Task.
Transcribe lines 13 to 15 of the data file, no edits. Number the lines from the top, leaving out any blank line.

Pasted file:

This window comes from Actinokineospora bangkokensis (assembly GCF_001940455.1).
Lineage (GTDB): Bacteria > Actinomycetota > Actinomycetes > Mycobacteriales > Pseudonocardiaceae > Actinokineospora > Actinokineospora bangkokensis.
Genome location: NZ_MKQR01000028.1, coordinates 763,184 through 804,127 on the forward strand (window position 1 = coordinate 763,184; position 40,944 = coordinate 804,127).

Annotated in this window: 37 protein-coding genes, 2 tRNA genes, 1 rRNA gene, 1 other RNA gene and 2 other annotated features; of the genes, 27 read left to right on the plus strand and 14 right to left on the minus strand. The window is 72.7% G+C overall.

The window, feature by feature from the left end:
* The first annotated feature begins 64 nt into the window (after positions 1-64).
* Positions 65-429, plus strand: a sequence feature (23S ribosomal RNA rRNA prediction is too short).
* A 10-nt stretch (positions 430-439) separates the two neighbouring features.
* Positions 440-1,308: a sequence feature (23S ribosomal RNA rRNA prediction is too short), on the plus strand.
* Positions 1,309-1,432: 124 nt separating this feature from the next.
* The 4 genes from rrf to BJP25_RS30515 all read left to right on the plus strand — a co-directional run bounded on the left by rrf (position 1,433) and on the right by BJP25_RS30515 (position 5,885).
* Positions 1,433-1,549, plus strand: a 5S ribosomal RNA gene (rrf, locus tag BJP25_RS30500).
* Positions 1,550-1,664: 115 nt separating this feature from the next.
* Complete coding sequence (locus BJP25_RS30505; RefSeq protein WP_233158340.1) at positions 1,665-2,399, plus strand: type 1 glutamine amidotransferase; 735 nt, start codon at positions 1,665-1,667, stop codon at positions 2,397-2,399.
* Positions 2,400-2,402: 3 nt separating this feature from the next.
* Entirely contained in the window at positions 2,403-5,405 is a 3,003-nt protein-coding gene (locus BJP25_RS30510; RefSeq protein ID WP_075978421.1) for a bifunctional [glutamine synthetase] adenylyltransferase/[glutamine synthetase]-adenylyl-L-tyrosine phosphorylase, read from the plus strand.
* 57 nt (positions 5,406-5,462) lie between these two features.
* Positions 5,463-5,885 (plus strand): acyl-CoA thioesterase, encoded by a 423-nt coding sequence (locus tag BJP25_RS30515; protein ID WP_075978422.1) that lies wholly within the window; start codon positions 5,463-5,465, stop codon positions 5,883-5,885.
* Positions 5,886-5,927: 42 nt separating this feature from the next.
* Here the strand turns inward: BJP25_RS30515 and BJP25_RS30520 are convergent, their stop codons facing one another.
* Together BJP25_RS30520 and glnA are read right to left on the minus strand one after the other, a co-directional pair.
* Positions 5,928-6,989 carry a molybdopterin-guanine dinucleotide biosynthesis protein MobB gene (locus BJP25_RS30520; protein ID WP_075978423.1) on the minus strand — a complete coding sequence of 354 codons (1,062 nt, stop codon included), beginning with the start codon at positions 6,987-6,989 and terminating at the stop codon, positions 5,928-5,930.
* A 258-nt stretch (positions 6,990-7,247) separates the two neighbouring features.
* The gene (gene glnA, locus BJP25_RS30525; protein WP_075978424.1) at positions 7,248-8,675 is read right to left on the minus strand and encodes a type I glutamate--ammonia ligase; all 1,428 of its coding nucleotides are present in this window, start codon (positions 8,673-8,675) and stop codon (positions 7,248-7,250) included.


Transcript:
* Positions 1,550-1,664: 115 nt separating this feature from the next.
* Complete coding sequence (locus BJP25_RS30505; RefSeq protein WP_233158340.1) at positions 1,665-2,399, plus strand: type 1 glutamine amidotransferase; 735 nt, start codon at positions 1,665-1,667, stop codon at positions 2,397-2,399.
* Positions 2,400-2,402: 3 nt separating this feature from the next.